Optogenetics: A novel light sensor built from algal enzymes

Optogenetics: light regulates an enzyme
Violet light triggers a signalling chain in the light sensor protein switch-Cyclop, blue or green light stops the chain. At the end, the production of the signalling molecule cGMP is regulated by the enzyme guanylyl cyclase (GC). Credit: Shiqiang Gao / University of Würzburg

The unicellular green alga Chlamydomonas reinhardtii has already given research a massive boost: One of its light sensors, channelrhodopsin-2, founded the success of optogenetics about 20 years ago.

In this technology, the alga's light sensor is incorporated into cells or small living organisms such as threadworms. Afterwards, certain can be triggered or stopped by light. This has already led to several new scientific findings, for example on the function of nerve cells.

Now the green alga Chlamydomonas is once again setting an accent. Once again, it is its light , the rhodopsins, that have added an instrument to the toolbox of cell biology.

Light sensor produces the messenger cGMP

Researchers Yuehui Tian, Georg Nagel and Shiqiang Gao from Julius-Maximilians-Universität (JMU) Würzburg in Bavaria, Germany, have constructed a novel light sensor from two of the algae's rhodopsins. It has and can be switched by two different light colors. UV or violet light leads to the production of cGMP, an important signaling molecule in the cell. A blue or green flash of light, on the other hand, stops the production of the signaling molecule.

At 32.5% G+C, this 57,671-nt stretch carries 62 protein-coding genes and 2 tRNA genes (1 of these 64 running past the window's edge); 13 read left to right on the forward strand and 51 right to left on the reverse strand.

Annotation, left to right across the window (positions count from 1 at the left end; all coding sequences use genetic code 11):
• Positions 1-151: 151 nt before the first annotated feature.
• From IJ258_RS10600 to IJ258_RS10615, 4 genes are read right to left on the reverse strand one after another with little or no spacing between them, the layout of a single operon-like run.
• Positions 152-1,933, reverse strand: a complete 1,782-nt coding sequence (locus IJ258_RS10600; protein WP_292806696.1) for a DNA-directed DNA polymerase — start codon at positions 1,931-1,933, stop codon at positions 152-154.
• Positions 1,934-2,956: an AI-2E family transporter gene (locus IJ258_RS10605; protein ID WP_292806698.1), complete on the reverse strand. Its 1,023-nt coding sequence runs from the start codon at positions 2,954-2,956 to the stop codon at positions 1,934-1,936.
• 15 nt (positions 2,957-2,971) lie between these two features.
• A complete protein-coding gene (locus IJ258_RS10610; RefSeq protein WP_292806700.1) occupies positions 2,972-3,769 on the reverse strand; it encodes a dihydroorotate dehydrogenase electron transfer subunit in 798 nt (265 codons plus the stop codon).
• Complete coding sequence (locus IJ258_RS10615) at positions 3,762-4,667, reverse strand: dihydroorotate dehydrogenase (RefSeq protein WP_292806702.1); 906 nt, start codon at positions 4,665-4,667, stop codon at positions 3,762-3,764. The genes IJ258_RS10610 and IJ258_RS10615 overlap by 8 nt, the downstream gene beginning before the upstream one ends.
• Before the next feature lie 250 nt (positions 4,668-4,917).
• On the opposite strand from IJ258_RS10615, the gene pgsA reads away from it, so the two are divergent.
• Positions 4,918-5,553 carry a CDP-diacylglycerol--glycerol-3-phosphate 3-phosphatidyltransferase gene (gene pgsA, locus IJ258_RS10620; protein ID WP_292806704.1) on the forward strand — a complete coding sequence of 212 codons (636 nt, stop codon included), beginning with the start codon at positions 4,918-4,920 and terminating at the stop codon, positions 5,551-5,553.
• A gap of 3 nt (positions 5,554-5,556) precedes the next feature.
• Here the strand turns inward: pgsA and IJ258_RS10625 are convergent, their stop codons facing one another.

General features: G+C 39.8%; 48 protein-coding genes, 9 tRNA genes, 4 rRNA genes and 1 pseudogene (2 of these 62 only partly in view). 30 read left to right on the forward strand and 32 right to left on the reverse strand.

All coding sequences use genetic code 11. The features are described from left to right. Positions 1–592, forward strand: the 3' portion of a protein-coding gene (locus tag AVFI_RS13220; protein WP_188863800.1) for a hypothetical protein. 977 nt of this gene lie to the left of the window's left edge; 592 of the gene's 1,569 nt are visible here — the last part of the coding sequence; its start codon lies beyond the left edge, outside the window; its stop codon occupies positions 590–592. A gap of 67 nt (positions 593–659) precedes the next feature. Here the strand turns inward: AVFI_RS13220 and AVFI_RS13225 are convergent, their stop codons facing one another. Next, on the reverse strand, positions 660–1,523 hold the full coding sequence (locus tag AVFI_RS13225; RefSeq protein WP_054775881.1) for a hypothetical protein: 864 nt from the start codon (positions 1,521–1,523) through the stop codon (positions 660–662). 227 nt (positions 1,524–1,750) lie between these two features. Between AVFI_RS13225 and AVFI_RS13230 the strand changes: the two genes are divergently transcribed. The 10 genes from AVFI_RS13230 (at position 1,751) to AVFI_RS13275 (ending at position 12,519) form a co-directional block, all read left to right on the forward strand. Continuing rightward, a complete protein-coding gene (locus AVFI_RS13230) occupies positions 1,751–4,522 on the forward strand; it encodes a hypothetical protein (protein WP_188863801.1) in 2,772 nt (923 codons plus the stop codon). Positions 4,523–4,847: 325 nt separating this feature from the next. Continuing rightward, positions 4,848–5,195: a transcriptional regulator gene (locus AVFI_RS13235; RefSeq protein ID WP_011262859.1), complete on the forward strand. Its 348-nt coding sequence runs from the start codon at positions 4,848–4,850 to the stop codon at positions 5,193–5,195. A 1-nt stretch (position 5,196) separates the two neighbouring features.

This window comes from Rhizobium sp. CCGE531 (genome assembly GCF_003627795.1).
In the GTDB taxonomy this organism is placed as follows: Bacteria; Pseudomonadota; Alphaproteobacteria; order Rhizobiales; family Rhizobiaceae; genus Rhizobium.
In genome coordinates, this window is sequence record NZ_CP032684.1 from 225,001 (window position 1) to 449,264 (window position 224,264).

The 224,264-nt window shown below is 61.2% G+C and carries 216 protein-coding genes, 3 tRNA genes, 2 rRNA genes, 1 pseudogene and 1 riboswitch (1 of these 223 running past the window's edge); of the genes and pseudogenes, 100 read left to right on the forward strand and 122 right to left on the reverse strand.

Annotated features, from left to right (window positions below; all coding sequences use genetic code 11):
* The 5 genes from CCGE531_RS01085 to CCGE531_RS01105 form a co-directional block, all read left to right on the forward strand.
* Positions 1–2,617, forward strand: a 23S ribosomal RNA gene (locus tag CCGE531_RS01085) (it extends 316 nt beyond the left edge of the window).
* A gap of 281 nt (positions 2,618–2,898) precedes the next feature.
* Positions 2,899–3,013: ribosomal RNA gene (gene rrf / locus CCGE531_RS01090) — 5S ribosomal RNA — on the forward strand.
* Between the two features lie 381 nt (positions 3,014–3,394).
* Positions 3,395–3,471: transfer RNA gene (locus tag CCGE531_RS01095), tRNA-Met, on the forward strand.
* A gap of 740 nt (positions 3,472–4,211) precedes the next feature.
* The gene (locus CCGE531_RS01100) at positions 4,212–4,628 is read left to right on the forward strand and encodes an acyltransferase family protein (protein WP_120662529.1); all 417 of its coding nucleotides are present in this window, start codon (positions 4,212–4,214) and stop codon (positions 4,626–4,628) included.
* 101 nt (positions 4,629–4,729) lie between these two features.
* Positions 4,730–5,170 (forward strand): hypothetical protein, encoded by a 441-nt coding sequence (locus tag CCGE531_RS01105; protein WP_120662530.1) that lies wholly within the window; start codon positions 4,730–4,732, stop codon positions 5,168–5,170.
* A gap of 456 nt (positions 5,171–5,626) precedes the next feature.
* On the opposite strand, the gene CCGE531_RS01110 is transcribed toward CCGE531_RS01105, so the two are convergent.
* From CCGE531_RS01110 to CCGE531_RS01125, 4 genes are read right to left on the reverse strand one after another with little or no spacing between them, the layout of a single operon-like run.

The researchers present the new sensor in the journal BMC Biology. They have given it the name switch-Cyclop.

Nagel's research group at the JMU Institute of Physiology is continuing to characterize the properties of the various rhodopsins from Chlamydomonas. The professor's team is cooperating closely with neuroscientists. The goal is to explore the possible applications of the .

Explore further

The algae's third eye

More information: Yuehui Tian et al. An engineered membrane-bound guanylyl cyclase with light-switchable activity, BMC Biology (2021). DOI: 10.1186/s12915-021-00978-6
Journal information: BMC Biology

Citation: Optogenetics: A novel light sensor built from algal enzymes (2021, March 29) retrieved 18 August 2022 from https://phys.org/news/2021-03-optogenetics-sensor-built-algal-enzymes.html
This document is subject to copyright. Apart from any fair dealing for the purpose of private study or research, no part may be reproduced without the written permission. The content is provided for information purposes only.

Feedback to editors